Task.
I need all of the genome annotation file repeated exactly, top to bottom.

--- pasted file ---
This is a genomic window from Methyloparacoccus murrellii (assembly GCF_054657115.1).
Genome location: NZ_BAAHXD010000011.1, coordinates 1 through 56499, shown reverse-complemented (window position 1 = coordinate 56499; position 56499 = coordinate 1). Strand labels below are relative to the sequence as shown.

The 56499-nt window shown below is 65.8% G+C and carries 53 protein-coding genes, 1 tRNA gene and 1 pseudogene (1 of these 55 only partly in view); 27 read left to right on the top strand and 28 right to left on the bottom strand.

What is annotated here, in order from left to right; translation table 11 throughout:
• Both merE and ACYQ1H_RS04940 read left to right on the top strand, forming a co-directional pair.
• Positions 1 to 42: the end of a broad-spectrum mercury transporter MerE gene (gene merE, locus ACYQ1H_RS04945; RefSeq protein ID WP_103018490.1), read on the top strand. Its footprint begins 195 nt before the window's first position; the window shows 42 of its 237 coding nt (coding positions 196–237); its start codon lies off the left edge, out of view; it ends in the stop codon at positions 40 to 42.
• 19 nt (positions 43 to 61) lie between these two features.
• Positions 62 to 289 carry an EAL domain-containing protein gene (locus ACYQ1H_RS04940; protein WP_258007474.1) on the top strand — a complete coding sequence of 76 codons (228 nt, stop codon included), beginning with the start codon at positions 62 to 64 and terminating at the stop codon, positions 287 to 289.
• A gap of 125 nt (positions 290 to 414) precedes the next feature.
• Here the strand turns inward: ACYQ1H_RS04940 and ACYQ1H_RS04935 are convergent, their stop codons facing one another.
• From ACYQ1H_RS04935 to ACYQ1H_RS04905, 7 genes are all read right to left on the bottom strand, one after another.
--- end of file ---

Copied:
This is a genomic window from Methyloparacoccus murrellii (assembly GCF_054657115.1).
Genome location: NZ_BAAHXD010000011.1, coordinates 1 through 56499, shown reverse-complemented (window position 1 = coordinate 56499; position 56499 = coordinate 1). Strand labels below are relative to the sequence as shown.

The 56499-nt window shown below is 65.8% G+C and carries 53 protein-coding genes, 1 tRNA gene and 1 pseudogene (1 of these 55 only partly in view); 27 read left to right on the top strand and 28 right to left on the bottom strand.

What is annotated here, in order from left to right; translation table 11 throughout:
• Both merE and ACYQ1H_RS04940 read left to right on the top strand, forming a co-directional pair.
• Positions 1 to 42: the end of a broad-spectrum mercury transporter MerE gene (gene merE, locus ACYQ1H_RS04945; RefSeq protein ID WP_103018490.1), read on the top strand. Its footprint begins 195 nt before the window's first position; the window shows 42 of its 237 coding nt (coding positions 196–237); its start codon lies off the left edge, out of view; it ends in the stop codon at positions 40 to 42.
• 19 nt (positions 43 to 61) lie between these two features.
• Positions 62 to 289 carry an EAL domain-containing protein gene (locus ACYQ1H_RS04940; protein WP_258007474.1) on the top strand — a complete coding sequence of 76 codons (228 nt, stop codon included), beginning with the start codon at positions 62 to 64 and terminating at the stop codon, positions 287 to 289.
• A gap of 125 nt (positions 290 to 414) precedes the next feature.
• Here the strand turns inward: ACYQ1H_RS04940 and ACYQ1H_RS04935 are convergent, their stop codons facing one another.
• From ACYQ1H_RS04935 to ACYQ1H_RS04905, 7 genes are all read right to left on the bottom strand, one after another.